|Human right issue||Participant perception of the level of abuse
|Not provided with basic health measures at workplaces||60%|
|Prone to child labor
|Working under unsafe environments||53.3%|
|Face verbal and physical abuses and threats from their sweatshop employers||46.7%|
|Child labor and forced labor||46.7%|
|Majority of the labor working without pay||46.7%|
|False allurement of parents to send their children||46.7%|
The majority of the youths, 73.3% felt that it would be unethical to continue shopping for the brands which are linked to human rights violation because of their support human rights and dignity at all workplaces. Those who said they would continue shopping for the same brands despite the violations said that as consumers, they are most concerned with the products and not how they are produced or under what circumstances they were produced.
This study established that majority of the consumers of fast fashion are not concerned about the circumstances under which their clothes are produced. The main concern is the type of fashion design in the market and its trending, esthetics and its performance in the market as opposed to whether or not the sweatshops abused or upheld the human right issues. This finding is typical of all consumers worldwide as described in the consumers’ theories. Consumers rarely look at the backgrounds under which various products are developed, rather, the choice of a product is determined by the brand performance in the market (Bruce, and Lucy 340). However, information about the violation of human rights in the sweatshops is more likely to put off the majority of the consumers who would eventually neglect the brands for alternative ones. These findings reflect those of Barnes, and Gaynor (760-772) concerning the risks of sweatshops losing market if through human rights violation. This would only happen when there is public knowledge that human rights violation are truly witnessed in the sweatshops associated with specific brands. The majority of the young people are more concerned about the human rights issues and want all companies in the fast fashion industry to avoid human rights abuse.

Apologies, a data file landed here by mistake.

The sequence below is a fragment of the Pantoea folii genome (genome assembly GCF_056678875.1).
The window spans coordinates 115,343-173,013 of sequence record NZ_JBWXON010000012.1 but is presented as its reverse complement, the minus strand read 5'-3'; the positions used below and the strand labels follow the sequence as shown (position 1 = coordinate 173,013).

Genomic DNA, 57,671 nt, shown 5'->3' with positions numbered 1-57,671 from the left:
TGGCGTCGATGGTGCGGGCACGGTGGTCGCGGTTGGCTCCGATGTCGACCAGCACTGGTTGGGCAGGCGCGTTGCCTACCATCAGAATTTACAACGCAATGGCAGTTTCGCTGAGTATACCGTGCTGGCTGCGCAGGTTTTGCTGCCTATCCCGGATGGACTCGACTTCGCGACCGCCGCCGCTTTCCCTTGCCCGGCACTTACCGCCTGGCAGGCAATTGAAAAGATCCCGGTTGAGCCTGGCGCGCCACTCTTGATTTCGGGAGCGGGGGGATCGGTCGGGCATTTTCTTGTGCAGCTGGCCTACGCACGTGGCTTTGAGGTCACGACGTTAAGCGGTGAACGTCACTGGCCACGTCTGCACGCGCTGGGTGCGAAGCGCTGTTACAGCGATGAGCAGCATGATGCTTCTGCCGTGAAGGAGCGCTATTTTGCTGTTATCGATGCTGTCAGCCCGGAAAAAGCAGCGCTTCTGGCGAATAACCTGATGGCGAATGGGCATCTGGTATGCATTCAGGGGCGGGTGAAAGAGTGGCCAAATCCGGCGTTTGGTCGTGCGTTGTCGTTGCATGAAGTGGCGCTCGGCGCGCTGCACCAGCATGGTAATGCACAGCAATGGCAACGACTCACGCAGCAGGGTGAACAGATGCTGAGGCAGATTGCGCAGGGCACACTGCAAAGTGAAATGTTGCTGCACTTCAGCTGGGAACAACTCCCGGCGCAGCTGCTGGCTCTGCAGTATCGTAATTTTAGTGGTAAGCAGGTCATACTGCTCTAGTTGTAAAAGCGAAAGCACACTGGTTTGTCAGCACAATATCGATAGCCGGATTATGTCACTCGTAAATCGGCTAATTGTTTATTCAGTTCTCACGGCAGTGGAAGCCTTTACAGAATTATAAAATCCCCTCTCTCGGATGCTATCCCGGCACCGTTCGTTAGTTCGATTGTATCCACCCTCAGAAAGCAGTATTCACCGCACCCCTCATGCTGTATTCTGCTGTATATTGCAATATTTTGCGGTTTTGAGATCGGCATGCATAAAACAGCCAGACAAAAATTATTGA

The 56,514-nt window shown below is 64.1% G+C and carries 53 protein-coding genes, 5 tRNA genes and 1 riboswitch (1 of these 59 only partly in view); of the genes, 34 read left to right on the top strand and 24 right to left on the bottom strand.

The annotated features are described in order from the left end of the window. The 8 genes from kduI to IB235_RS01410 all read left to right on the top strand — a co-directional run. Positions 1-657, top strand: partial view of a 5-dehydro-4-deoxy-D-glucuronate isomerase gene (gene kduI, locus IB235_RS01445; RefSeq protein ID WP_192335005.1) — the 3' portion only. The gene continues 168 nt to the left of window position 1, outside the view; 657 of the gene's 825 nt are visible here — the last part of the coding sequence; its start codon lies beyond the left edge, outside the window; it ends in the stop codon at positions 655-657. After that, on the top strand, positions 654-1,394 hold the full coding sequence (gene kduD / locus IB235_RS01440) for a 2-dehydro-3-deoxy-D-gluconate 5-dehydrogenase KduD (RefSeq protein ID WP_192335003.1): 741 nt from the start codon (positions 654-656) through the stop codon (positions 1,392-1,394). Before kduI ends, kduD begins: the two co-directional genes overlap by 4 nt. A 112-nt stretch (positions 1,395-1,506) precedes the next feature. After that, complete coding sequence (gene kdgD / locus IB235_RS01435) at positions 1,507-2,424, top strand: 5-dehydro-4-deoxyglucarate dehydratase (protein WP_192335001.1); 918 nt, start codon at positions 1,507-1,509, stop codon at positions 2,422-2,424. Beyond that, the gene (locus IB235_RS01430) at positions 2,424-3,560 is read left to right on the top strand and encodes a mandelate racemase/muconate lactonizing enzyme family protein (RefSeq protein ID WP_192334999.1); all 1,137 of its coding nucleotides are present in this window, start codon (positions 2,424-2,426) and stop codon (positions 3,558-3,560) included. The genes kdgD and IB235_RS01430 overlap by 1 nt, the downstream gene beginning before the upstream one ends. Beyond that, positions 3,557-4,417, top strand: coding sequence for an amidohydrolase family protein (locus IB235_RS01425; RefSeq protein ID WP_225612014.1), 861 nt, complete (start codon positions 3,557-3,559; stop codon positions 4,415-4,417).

The fast fashion industry is one of the most dynamic and booming industries in the world today, aided by the improvements in technology applications around the globe. Fast fashion is time-specific, market-oriented and consumer-specific. The owners of sweatshops associated with fast fashion, like all other producers are concerned much about the profits they make thus prone to violating human rights issues in the labor industry such as low pay, child labor, abuse, etc. Despite these, this study has established that many young people, who are also the main consumers of fast fashion are not concerned about the circumstances under which the brands are produced but rather, the reputation of the brand in the market, just like other consumers. Majority feels that violation of human rights in fast fashion is not right and would not purchase products from brands which violate human rights.
6.0 Works Cited
Bhardwaj, Vertica, and Ann Fairhurst. “Fast fashion: response to changes in the fashion industry.” The International Review of Retail, Distribution and Consumer Research 20.1 (2010): 165-173.
Bruce, Margaret, and Lucy Daly. “Buyer behaviour for fast fashion.” Journal of Fashion Marketing and Management: An International Journal 10.3 (2006): 329-344.
Cachon, Gérard P., and Robert Swinney. “The value of fast fashion: Quick response, enhanced design, and strategic consumer behavior.” Management Science 57.4 (2011): 778-795.
Chan, Felix TS, and Hing Kai Chan. “An AHP model for selection of suppliers in the fast changing fashion market.” The International Journal of Advanced Manufacturing Technology 51.9-12 (2010): 1195-1207.
Tokatli, Nebahat. “Global sourcing: insights from the global clothing industry—the case of Zara, a fast fashion retailer.” Journal of Economic Geography 8.1 (2008): 21-38.